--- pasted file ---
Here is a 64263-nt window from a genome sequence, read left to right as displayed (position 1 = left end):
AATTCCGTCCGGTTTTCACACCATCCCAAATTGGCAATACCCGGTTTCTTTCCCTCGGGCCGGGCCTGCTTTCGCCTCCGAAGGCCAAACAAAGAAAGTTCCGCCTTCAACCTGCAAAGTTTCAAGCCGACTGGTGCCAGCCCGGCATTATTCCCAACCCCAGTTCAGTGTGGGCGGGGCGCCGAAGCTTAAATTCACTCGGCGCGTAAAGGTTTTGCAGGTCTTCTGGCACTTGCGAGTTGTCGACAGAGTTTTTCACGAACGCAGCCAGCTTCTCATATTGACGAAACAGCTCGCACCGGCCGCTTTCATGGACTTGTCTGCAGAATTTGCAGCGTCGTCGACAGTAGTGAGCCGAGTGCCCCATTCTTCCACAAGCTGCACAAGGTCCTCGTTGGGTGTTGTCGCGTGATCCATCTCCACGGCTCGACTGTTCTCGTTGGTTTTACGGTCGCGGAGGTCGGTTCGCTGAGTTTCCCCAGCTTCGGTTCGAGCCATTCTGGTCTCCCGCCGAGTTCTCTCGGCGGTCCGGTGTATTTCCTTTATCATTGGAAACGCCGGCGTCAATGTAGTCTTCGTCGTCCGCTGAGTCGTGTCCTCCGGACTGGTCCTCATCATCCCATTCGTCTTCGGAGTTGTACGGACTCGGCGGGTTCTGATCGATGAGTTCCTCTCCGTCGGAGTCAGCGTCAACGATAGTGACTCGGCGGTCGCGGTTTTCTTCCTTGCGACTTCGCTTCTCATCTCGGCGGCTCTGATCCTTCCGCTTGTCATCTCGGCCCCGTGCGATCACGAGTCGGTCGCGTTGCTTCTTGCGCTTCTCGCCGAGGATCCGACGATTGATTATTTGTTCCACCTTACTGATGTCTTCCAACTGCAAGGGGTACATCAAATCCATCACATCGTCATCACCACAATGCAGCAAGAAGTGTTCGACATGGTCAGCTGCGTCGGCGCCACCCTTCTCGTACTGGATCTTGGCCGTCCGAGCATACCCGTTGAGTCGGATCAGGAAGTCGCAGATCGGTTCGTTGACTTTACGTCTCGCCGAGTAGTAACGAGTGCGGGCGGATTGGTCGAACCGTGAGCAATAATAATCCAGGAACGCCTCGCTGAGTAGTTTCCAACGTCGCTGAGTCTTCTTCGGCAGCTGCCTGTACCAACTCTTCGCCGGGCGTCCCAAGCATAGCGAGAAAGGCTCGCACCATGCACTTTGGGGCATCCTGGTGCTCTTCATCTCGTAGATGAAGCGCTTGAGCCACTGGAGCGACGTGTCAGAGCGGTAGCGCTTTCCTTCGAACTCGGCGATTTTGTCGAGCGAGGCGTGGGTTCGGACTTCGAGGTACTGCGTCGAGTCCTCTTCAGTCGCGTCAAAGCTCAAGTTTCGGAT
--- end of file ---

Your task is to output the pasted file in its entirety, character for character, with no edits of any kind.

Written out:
Here is a 64263-nt window from a genome sequence, read left to right as displayed (position 1 = left end):
AATTCCGTCCGGTTTTCACACCATCCCAAATTGGCAATACCCGGTTTCTTTCCCTCGGGCCGGGCCTGCTTTCGCCTCCGAAGGCCAAACAAAGAAAGTTCCGCCTTCAACCTGCAAAGTTTCAAGCCGACTGGTGCCAGCCCGGCATTATTCCCAACCCCAGTTCAGTGTGGGCGGGGCGCCGAAGCTTAAATTCACTCGGCGCGTAAAGGTTTTGCAGGTCTTCTGGCACTTGCGAGTTGTCGACAGAGTTTTTCACGAACGCAGCCAGCTTCTCATATTGACGAAACAGCTCGCACCGGCCGCTTTCATGGACTTGTCTGCAGAATTTGCAGCGTCGTCGACAGTAGTGAGCCGAGTGCCCCATTCTTCCACAAGCTGCACAAGGTCCTCGTTGGGTGTTGTCGCGTGATCCATCTCCACGGCTCGACTGTTCTCGTTGGTTTTACGGTCGCGGAGGTCGGTTCGCTGAGTTTCCCCAGCTTCGGTTCGAGCCATTCTGGTCTCCCGCCGAGTTCTCTCGGCGGTCCGGTGTATTTCCTTTATCATTGGAAACGCCGGCGTCAATGTAGTCTTCGTCGTCCGCTGAGTCGTGTCCTCCGGACTGGTCCTCATCATCCCATTCGTCTTCGGAGTTGTACGGACTCGGCGGGTTCTGATCGATGAGTTCCTCTCCGTCGGAGTCAGCGTCAACGATAGTGACTCGGCGGTCGCGGTTTTCTTCCTTGCGACTTCGCTTCTCATCTCGGCGGCTCTGATCCTTCCGCTTGTCATCTCGGCCCCGTGCGATCACGAGTCGGTCGCGTTGCTTCTTGCGCTTCTCGCCGAGGATCCGACGATTGATTATTTGTTCCACCTTACTGATGTCTTCCAACTGCAAGGGGTACATCAAATCCATCACATCGTCATCACCACAATGCAGCAAGAAGTGTTCGACATGGTCAGCTGCGTCGGCGCCACCCTTCTCGTACTGGATCTTGGCCGTCCGAGCATACCCGTTGAGTCGGATCAGGAAGTCGCAGATCGGTTCGTTGACTTTACGTCTCGCCGAGTAGTAACGAGTGCGGGCGGATTGGTCGAACCGTGAGCAATAATAATCCAGGAACGCCTCGCTGAGTAGTTTCCAACGTCGCTGAGTCTTCTTCGGCAGCTGCCTGTACCAACTCTTCGCCGGGCGTCCCAAGCATAGCGAGAAAGGCTCGCACCATGCACTTTGGGGCATCCTGGTGCTCTTCATCTCGTAGATGAAGCGCTTGAGCCACTGGAGCGACGTGTCAGAGCGGTAGCGCTTTCCTTCGAACTCGGCGATTTTGTCGAGCGAGGCGTGGGTTCGGACTTCGAGGTACTGCGTCGAGTCCTCTTCAGTCGCGTCAAAGCTCAAGTTTCGGAT